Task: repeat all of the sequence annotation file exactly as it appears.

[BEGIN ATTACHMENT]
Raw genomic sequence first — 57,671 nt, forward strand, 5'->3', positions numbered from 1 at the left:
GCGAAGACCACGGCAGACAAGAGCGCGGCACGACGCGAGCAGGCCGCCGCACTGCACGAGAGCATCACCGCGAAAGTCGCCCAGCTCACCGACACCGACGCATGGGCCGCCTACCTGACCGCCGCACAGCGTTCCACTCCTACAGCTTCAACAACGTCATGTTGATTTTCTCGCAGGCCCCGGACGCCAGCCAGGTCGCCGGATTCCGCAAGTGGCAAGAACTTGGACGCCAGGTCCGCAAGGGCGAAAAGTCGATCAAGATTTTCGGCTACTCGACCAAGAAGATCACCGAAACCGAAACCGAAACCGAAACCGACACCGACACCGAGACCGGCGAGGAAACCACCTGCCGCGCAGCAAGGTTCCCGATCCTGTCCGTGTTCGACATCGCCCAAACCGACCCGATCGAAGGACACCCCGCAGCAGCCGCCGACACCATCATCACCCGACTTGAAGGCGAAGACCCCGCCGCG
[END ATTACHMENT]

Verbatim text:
Raw genomic sequence first — 57,671 nt, forward strand, 5'->3', positions numbered from 1 at the left:
GCGAAGACCACGGCAGACAAGAGCGCGGCACGACGCGAGCAGGCCGCCGCACTGCACGAGAGCATCACCGCGAAAGTCGCCCAGCTCACCGACACCGACGCATGGGCCGCCTACCTGACCGCCGCACAGCGTTCCACTCCTACAGCTTCAACAACGTCATGTTGATTTTCTCGCAGGCCCCGGACGCCAGCCAGGTCGCCGGATTCCGCAAGTGGCAAGAACTTGGACGCCAGGTCCGCAAGGGCGAAAAGTCGATCAAGATTTTCGGCTACTCGACCAAGAAGATCACCGAAACCGAAACCGAAACCGAAACCGACACCGACACCGAGACCGGCGAGGAAACCACCTGCCGCGCAGCAAGGTTCCCGATCCTGTCCGTGTTCGACATCGCCCAAACCGACCCGATCGAAGGACACCCCGCAGCAGCCGCCGACACCATCATCACCCGACTTGAAGGCGAAGACCCCGCCGCG